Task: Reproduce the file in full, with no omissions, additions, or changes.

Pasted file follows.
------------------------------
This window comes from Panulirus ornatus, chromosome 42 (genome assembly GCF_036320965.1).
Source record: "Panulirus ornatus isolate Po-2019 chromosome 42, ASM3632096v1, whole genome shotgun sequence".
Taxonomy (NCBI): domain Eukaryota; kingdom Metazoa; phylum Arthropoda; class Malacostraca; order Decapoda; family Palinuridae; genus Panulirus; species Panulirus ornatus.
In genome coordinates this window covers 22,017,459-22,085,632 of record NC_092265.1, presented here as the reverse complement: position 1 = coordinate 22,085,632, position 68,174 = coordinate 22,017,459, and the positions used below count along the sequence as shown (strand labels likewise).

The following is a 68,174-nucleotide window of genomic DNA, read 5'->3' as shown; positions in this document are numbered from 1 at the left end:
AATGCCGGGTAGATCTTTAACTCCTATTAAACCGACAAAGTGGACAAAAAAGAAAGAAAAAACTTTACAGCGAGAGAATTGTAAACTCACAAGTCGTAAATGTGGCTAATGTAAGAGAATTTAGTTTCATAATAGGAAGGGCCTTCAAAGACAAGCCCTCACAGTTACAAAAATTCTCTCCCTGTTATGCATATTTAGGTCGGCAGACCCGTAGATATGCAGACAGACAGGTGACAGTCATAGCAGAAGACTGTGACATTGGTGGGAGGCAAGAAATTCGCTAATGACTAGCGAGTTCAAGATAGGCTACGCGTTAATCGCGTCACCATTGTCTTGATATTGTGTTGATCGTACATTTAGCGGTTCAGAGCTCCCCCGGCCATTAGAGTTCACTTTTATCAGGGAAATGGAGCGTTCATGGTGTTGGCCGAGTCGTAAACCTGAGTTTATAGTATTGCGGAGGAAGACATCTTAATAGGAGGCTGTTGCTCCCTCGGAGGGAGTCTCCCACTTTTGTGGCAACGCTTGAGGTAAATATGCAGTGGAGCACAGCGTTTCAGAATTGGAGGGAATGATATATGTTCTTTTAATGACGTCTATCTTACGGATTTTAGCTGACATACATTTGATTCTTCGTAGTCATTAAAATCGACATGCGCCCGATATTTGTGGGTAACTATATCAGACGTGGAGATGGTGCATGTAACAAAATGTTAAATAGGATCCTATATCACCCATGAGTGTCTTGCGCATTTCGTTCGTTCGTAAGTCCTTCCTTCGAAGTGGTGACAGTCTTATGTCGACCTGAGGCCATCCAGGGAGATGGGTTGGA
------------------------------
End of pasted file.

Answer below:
This window comes from Panulirus ornatus, chromosome 42 (genome assembly GCF_036320965.1).
Source record: "Panulirus ornatus isolate Po-2019 chromosome 42, ASM3632096v1, whole genome shotgun sequence".
Taxonomy (NCBI): domain Eukaryota; kingdom Metazoa; phylum Arthropoda; class Malacostraca; order Decapoda; family Palinuridae; genus Panulirus; species Panulirus ornatus.
In genome coordinates this window covers 22,017,459-22,085,632 of record NC_092265.1, presented here as the reverse complement: position 1 = coordinate 22,085,632, position 68,174 = coordinate 22,017,459, and the positions used below count along the sequence as shown (strand labels likewise).

The following is a 68,174-nucleotide window of genomic DNA, read 5'->3' as shown; positions in this document are numbered from 1 at the left end:
AATGCCGGGTAGATCTTTAACTCCTATTAAACCGACAAAGTGGACAAAAAAGAAAGAAAAAACTTTACAGCGAGAGAATTGTAAACTCACAAGTCGTAAATGTGGCTAATGTAAGAGAATTTAGTTTCATAATAGGAAGGGCCTTCAAAGACAAGCCCTCACAGTTACAAAAATTCTCTCCCTGTTATGCATATTTAGGTCGGCAGACCCGTAGATATGCAGACAGACAGGTGACAGTCATAGCAGAAGACTGTGACATTGGTGGGAGGCAAGAAATTCGCTAATGACTAGCGAGTTCAAGATAGGCTACGCGTTAATCGCGTCACCATTGTCTTGATATTGTGTTGATCGTACATTTAGCGGTTCAGAGCTCCCCCGGCCATTAGAGTTCACTTTTATCAGGGAAATGGAGCGTTCATGGTGTTGGCCGAGTCGTAAACCTGAGTTTATAGTATTGCGGAGGAAGACATCTTAATAGGAGGCTGTTGCTCCCTCGGAGGGAGTCTCCCACTTTTGTGGCAACGCTTGAGGTAAATATGCAGTGGAGCACAGCGTTTCAGAATTGGAGGGAATGATATATGTTCTTTTAATGACGTCTATCTTACGGATTTTAGCTGACATACATTTGATTCTTCGTAGTCATTAAAATCGACATGCGCCCGATATTTGTGGGTAACTATATCAGACGTGGAGATGGTGCATGTAACAAAATGTTAAATAGGATCCTATATCACCCATGAGTGTCTTGCGCATTTCGTTCGTTCGTAAGTCCTTCCTTCGAAGTGGTGACAGTCTTATGTCGACCTGAGGCCATCCAGGGAGATGGGTTGGA